by Brian I. Gordon, CLTC; and Murray A. Gordon
Long-term care insurance (LTCI) is a young product by industry standards. As such, it continues to grow and evolve at a rapid pace.
The first LTCI policies appeared just 41 years ago, in 1974. Compare that to life insurance, which has been around since the early 1700s. The LTCI industry is still learning and changing accordingly. So where is the product and industry headed in 2015? Here is our take on the trends to watch.
Younger Consumers Are Buying LTCI
Fifteen years ago, typical LTCI buyers were in their 70s. Today, they’re in their mid-50s, according to the June 2012 Long-Term Care Insurance ASPE Research Brief from the U.S. Department of Health and Human Services. There are various theories about this. Anecdotally speaking, many of the younger buyers we talk to have witnessed family members struggling with long-term care issues and they understand the need on a very personal level.
Of course, buying younger has significant advantages, including: premiums are lower; younger people tend to be healthier, so they’re more likely eligible; and buying sooner rather than later keeps acquisition costs down.
More Consumers Are Partially Self-Insuring
Rather than purchase a LTCI policy that will cover 100 percent of potential liability, we’re finding that more clients are self-insuring 25 to 50 percent, often with their planner’s guidance.
They do this by designating part of their assets—Social Security, 401(k)s, savings, etc.—as their long-term care fund. As a result, they’re purchasing policies with lower benefit amounts or shorter durations, so policies are more affordable and better integrated with their overall financial plan.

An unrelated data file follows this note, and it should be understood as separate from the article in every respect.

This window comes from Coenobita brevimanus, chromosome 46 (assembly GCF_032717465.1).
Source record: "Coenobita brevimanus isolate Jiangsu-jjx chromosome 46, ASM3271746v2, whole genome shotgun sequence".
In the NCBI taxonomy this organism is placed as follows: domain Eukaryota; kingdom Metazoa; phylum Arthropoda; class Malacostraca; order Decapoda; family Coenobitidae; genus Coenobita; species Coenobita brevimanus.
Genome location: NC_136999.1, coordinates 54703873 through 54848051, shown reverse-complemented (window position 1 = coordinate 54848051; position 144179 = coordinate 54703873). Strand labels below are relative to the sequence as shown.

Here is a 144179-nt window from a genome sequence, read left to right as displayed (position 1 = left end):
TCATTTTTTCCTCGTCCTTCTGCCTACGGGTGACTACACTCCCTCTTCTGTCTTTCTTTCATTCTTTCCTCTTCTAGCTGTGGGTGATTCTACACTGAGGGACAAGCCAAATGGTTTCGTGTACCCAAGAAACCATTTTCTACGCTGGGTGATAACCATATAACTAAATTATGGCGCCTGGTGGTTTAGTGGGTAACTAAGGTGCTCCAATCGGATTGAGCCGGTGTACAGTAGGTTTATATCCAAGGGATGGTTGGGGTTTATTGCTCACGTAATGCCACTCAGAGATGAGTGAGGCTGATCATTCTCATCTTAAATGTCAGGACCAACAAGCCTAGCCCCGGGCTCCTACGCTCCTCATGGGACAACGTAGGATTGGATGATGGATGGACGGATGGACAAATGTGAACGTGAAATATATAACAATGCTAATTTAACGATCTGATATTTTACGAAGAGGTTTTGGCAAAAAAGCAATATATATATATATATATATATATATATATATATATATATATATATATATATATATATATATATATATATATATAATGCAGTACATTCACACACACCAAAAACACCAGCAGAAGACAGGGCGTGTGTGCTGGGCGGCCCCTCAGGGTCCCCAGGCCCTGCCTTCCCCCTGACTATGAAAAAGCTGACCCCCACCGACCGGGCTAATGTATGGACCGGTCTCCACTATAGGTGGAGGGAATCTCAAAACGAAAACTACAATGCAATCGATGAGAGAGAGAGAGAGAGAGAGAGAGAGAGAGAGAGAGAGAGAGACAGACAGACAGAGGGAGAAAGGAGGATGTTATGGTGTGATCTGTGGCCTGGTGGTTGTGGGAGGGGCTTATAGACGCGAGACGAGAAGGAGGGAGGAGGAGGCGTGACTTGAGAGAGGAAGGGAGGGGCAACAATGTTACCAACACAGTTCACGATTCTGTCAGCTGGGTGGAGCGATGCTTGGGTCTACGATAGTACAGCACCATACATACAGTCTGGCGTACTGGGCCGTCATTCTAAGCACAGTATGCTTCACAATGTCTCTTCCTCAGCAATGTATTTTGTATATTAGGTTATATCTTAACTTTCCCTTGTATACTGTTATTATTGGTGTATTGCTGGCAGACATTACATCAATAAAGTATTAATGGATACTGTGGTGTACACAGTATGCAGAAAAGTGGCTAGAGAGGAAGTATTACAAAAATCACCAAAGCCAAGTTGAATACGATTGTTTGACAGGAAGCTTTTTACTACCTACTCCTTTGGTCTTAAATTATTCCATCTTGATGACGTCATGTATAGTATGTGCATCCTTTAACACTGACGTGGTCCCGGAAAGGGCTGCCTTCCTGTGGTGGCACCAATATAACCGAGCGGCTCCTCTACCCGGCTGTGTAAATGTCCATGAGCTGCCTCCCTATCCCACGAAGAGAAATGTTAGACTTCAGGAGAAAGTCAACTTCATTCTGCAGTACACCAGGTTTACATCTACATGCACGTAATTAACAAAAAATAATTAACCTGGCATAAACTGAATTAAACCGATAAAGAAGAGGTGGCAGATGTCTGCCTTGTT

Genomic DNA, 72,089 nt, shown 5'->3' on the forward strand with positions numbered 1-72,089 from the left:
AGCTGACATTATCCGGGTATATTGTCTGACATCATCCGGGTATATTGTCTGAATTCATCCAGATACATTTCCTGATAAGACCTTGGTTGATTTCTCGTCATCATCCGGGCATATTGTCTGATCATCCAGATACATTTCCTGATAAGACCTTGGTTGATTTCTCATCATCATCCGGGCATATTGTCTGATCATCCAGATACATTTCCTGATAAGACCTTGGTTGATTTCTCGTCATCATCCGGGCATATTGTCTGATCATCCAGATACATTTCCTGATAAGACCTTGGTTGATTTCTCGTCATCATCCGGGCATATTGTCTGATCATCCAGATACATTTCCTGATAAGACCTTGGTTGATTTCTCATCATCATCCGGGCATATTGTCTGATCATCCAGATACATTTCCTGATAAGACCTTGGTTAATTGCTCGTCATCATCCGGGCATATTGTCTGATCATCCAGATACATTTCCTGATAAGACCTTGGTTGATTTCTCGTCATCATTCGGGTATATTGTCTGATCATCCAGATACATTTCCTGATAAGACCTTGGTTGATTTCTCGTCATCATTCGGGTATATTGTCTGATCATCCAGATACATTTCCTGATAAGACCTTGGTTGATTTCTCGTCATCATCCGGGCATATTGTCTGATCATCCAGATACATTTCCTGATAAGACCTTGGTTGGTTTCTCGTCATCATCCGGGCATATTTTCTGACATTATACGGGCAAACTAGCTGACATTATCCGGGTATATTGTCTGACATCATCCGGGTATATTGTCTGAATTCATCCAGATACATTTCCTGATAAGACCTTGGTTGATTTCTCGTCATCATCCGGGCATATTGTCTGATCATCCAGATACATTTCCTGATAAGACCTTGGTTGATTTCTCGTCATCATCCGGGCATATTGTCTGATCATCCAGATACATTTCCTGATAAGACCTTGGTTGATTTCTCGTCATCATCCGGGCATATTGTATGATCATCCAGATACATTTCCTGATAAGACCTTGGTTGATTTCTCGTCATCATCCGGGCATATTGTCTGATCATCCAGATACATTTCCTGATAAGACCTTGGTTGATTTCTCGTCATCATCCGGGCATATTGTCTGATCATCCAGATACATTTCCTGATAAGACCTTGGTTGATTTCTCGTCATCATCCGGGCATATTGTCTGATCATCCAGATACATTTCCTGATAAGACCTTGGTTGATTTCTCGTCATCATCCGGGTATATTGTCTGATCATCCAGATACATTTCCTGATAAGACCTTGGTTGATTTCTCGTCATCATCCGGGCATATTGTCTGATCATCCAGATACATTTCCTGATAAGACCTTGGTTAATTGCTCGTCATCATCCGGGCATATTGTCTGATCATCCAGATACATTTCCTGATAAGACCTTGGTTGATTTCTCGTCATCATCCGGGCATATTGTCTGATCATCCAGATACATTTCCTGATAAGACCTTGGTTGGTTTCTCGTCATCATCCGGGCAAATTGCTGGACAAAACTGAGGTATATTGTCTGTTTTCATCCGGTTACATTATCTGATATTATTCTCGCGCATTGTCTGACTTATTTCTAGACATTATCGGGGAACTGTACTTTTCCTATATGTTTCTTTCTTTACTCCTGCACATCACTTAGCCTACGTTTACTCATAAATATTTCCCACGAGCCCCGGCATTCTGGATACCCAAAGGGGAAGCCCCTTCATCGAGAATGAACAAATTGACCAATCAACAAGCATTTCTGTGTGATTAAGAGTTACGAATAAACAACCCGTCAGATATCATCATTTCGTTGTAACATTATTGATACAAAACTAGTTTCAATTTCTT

Costs and Claims Are Rising
In 2014, carriers paid $7.85 billion in LTCI claims, a 5 percent increase over 2013, according to February 2015 data from the American Association for Long-Term Care Insurance (AALTCI). That brings LTCI claim utilization to an all-time high.
In addition, the cost of care continues to increase. According to Genworth’s 2015 Cost of Care Survey, all forms of long-term care—home care, assisted living, adult day care, and nursing facility care—have risen steadily over the past 12 years.
Furthermore, utilization is changing. Forty-one years ago, facility care was the only option. Today, alternatives such as home care and assisted living are increasingly popular. In fact, 70 percent of claims opened in 2012 started as home care or assisted living, as opposed to 30 percent for skilled care, according to the AALTCI 2014 Long-Term Care Insurance Sourcebook.
Premiums Are Rising, But Moderately
When carriers developed the first LTCI products, they based their pricing on incorrect actuarial assumptions. Their benefit utilization projections were low, resulting in higher-than-anticipated claims. That’s why most carriers raised their rates over the last few years, some by 75 to 100 percent.
Now rates are closer to where they should be. In addition, the National Association of Insurance Commissioners (NAIC) recently adopted an amendment designed to protect consumers. States are developing procedures for limiting LTCI rate increases. So although rate increases will be inevitable, they will be more manageable.
Underwriting Refinements Continue
With more claims experience under their belts, LTCI carriers continue to refine their underwriting methodologies. Over the past five years, applicants with health conditions have found it increasingly harder to qualify.
At least one carrier, Genworth, now requires paramedical exams. That same company has updated its underwriting classifications to include family health history, focusing on early-onset coronary artery disease and dementia.
Utilization is influencing rating methods, too. For years, the industry has known that women generate about 65 to 70 percent of claims (see the 2014 Long-Term Care Insurance Sourcebook for more on this). Two years ago, Genworth introduced gender-based pricing, and most of the market quickly followed suit.